As a job seeker, I can upload my resume, so that I can get a job.
The three parts of the user story include the user role, the action the user does with the system, and a benefit (usually to the user) outside the system.
User stories are a driver of external quality since they help ensure effective conversations are occurring between the Agile team and outside stakeholders about the needed functionality.
- Architectural Spikes
Architectural spikes are short investigations to solve a significant development problem, usually that has an implication for the design and architecture of a system. These architectural spikes are done whenever the team feels that there is significant architectural risk in the implementation work for a feature. An architectural spike is usually meant to be done quickly, usually within a day, but certainly within a single iteration, and results in two things: knowledge about the design implications of an implementation solution and a bunch of code that must be thrown away. Architectural spikes are almost totally oriented to internal quality. Architectural spikes are like micro-prototypes.
Pride, standards, licensing, continuing education, and respect are all components of high levels of professionalism. Software developers are not professionals. In many cases, all five of those components are missing and a person can still claim to be a software developer. When a person graduates from high school, he or she might aspire to be a doctor, but would never think of setting up a practice until many years of further advanced education and licensing. Is this true about software development?
Certainly, most software development does not directly affect the physical well-being of other people and so perhaps does not need the same strict limits as the medical profession. Nevertheless, there are no standards for software development to indicate if a person is a professional. Perhaps the most telling gap is the lack of a broadly accepted code of conduct… an oath… to which aspiring software development professionals can agree and be held accountable.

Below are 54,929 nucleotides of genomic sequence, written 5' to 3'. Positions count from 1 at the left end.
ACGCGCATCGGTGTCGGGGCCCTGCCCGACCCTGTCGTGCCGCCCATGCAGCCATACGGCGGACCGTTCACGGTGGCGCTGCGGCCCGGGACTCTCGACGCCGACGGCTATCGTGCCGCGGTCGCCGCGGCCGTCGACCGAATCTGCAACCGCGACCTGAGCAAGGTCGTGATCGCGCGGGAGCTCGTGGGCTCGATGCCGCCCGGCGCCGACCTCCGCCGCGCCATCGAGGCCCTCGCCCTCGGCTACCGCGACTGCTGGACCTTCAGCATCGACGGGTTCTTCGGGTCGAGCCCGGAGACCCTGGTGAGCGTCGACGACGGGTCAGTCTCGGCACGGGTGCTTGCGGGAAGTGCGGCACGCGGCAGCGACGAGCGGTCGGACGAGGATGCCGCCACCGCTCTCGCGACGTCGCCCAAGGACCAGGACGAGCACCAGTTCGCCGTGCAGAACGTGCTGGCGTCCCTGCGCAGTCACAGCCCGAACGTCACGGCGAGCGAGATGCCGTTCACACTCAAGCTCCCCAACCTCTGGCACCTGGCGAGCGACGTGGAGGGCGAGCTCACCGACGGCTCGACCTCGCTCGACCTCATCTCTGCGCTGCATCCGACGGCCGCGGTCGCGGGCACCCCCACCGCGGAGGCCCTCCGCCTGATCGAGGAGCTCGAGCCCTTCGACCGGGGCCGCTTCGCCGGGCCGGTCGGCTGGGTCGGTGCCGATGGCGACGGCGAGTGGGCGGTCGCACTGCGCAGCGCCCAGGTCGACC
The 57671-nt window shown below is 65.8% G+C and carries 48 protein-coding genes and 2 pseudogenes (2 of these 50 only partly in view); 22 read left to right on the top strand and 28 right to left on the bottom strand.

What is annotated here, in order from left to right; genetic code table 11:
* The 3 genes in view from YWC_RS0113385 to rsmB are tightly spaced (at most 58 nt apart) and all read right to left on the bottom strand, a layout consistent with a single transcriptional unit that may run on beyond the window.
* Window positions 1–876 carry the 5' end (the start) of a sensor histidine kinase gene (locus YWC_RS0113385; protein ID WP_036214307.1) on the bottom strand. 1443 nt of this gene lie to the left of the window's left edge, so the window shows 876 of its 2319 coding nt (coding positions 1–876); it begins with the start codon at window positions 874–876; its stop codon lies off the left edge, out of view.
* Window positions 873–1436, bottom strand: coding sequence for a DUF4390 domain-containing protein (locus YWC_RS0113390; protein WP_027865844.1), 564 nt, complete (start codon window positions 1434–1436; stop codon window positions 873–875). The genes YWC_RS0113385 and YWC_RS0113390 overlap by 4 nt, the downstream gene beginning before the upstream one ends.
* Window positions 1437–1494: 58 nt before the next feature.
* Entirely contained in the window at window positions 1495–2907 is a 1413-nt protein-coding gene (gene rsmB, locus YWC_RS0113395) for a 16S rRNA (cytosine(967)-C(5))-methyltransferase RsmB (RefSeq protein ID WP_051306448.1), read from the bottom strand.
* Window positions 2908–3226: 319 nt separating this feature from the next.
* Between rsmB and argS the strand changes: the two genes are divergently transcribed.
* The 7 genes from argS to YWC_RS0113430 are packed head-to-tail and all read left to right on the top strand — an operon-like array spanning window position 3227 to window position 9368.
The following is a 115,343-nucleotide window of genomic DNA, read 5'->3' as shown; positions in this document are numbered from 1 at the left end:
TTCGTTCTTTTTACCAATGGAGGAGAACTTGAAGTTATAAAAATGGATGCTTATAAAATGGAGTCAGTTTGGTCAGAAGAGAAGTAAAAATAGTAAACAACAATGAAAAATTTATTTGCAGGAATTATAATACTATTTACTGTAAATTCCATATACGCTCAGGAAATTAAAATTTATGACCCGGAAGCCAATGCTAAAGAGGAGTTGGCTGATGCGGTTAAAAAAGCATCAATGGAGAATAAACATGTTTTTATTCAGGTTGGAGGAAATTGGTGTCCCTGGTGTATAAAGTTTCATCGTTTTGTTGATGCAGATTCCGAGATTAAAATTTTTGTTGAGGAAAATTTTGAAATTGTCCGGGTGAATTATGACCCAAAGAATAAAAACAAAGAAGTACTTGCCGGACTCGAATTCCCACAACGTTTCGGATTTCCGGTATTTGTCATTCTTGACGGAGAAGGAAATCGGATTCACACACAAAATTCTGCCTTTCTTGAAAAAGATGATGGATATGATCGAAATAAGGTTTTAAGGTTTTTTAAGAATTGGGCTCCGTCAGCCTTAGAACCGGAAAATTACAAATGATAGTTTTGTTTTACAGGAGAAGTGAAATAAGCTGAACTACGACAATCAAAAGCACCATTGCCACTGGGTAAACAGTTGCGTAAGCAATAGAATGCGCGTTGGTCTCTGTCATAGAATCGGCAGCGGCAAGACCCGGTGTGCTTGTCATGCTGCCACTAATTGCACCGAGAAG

I would like to see such a code of conduct. I would like it to be based on a few important principles:
- A software development professional should proactively share known quality or design problems with peers working on the same system and with customers and users of that system and should never deliberately hide problems in a system.
- Internal Quality. A software development professional always maintains the best possible internal quality of a system and should never knowingly through action (over-building) or inaction (under-building) introduce internal quality problems into the production code repository of a system. Nor should a software development professional avoid fixing internal quality problems in a code base that were introduced in the past if fixing those problems can reasonably be considered beneficial to the introduction of new functionality.
- A software development professional should always use the most rich communication methods available to collaborate with peers working on the same system and with stakeholders of that system. Collaboration should occur in all aspects of the development of the system including understanding the problem, investigating solutions, building the solution and verifying its correctness.
- External Quality. A software development professional should always verify with customers, users or stakeholders any suspected external quality problem to check if it is indeed a problem and if it needs to be corrected. Generally, quality problems that need to be corrected should be corrected immediately as delay increases the cost of fixing exponentially over time.
These principles do not directly require specific Agile engineering practices, but certainly, most of these practices support a person in following these principles. I hope over the coming decades these principles, or some like them, become part of the requirements to be considered a software development professional.